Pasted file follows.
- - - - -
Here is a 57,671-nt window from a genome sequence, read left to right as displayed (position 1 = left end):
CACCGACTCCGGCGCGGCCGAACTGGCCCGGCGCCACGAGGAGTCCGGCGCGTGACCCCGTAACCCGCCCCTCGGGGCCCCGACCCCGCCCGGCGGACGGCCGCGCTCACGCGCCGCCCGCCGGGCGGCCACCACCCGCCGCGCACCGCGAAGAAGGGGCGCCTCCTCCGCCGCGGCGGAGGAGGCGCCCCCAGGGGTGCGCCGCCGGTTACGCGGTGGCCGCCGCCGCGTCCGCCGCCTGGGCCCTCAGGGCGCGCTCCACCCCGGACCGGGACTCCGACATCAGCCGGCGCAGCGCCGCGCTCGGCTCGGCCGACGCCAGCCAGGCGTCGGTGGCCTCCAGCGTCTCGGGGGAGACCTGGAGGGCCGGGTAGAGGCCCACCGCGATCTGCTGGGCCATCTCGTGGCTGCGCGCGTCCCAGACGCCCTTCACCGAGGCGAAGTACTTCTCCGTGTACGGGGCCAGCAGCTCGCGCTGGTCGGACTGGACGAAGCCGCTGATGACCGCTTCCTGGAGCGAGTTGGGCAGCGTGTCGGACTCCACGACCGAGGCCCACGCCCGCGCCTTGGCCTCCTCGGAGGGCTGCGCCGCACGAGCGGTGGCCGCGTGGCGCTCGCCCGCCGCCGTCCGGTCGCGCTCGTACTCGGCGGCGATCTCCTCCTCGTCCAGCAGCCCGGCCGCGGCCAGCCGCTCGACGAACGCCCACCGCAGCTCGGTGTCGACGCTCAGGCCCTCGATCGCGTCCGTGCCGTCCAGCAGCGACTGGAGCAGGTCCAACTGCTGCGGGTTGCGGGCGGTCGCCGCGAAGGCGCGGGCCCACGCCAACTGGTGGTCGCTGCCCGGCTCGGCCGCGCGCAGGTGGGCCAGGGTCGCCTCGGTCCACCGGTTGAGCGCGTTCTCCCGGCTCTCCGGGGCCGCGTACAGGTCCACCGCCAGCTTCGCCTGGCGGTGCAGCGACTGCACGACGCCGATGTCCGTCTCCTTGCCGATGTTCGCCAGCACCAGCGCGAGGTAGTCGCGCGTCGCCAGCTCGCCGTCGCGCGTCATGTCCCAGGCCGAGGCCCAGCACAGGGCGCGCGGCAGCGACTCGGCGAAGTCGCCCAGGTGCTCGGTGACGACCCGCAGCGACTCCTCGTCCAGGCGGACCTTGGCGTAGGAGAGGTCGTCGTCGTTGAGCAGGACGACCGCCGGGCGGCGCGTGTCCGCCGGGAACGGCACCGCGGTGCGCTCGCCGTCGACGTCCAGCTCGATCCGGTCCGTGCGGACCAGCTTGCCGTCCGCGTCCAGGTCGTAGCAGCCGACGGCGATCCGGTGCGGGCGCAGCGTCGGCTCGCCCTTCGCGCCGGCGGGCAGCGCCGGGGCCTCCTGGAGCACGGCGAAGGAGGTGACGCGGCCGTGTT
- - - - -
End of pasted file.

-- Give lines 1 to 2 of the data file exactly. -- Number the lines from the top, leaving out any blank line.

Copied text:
Here is a 57,671-nt window from a genome sequence, read left to right as displayed (position 1 = left end):
CACCGACTCCGGCGCGGCCGAACTGGCCCGGCGCCACGAGGAGTCCGGCGCGTGACCCCGTAACCCGCCCCTCGGGGCCCCGACCCCGCCCGGCGGACGGCCGCGCTCACGCGCCGCCCGCCGGGCGGCCACCACCCGCCGCGCACCGCGAAGAAGGGGCGCCTCCTCCGCCGCGGCGGAGGAGGCGCCCCCAGGGGTGCGCCGCCGGTTACGCGGTGGCCGCCGCCGCGTCCGCCGCCTGGGCCCTCAGGGCGCGCTCCACCCCGGACCGGGACTCCGACATCAGCCGGCGCAGCGCCGCGCTCGGCTCGGCCGACGCCAGCCAGGCGTCGGTGGCCTCCAGCGTCTCGGGGGAGACCTGGAGGGCCGGGTAGAGGCCCACCGCGATCTGCTGGGCCATCTCGTGGCTGCGCGCGTCCCAGACGCCCTTCACCGAGGCGAAGTACTTCTCCGTGTACGGGGCCAGCAGCTCGCGCTGGTCGGACTGGACGAAGCCGCTGATGACCGCTTCCTGGAGCGAGTTGGGCAGCGTGTCGGACTCCACGACCGAGGCCCACGCCCGCGCCTTGGCCTCCTCGGAGGGCTGCGCCGCACGAGCGGTGGCCGCGTGGCGCTCGCCCGCCGCCGTCCGGTCGCGCTCGTACTCGGCGGCGATCTCCTCCTCGTCCAGCAGCCCGGCCGCGGCCAGCCGCTCGACGAACGCCCACCGCAGCTCGGTGTCGACGCTCAGGCCCTCGATCGCGTCCGTGCCGTCCAGCAGCGACTGGAGCAGGTCCAACTGCTGCGGGTTGCGGGCGGTCGCCGCGAAGGCGCGGGCCCACGCCAACTGGTGGTCGCTGCCCGGCTCGGCCGCGCGCAGGTGGGCCAGGGTCGCCTCGGTCCACCGGTTGAGCGCGTTCTCCCGGCTCTCCGGGGCCGCGTACAGGTCCACCGCCAGCTTCGCCTGGCGGTGCAGCGACTGCACGACGCCGATGTCCGTCTCCTTGCCGATGTTCGCCAGCACCAGCGCGAGGTAGTCGCGCGTCGCCAGCTCGCCGTCGCGCGTCATGTCCCAGGCCGAGGCCCAGCACAGGGCGCGCGGCAGCGACTCGGCGAAGTCGCCCAGGTGCTCGGTGACGACCCGCAGCGACTCCTCGTCCAGGCGGACCTTGGCGTAGGAGAGGTCGTCGTCGTTGAGCAGGACGACCGCCGGGCGGCGCGTGTCCGCCGGGAACGGCACCGCGGTGCGCTCGCCGTCGACGTCCAGCTCGATCCGGTCCGTGCGGACCAGCTTGCCGTCCGCGTCCAGGTCGTAGCAGCCGACGGCGATCCGGTGCGGGCGCAGCGTCGGCTCGCCCTTCGCGCCGGCGGGCAGCGCCGGGGCCTCCTGGAGCACGGCGAAGGAGGTGACGCGGCCGTGTT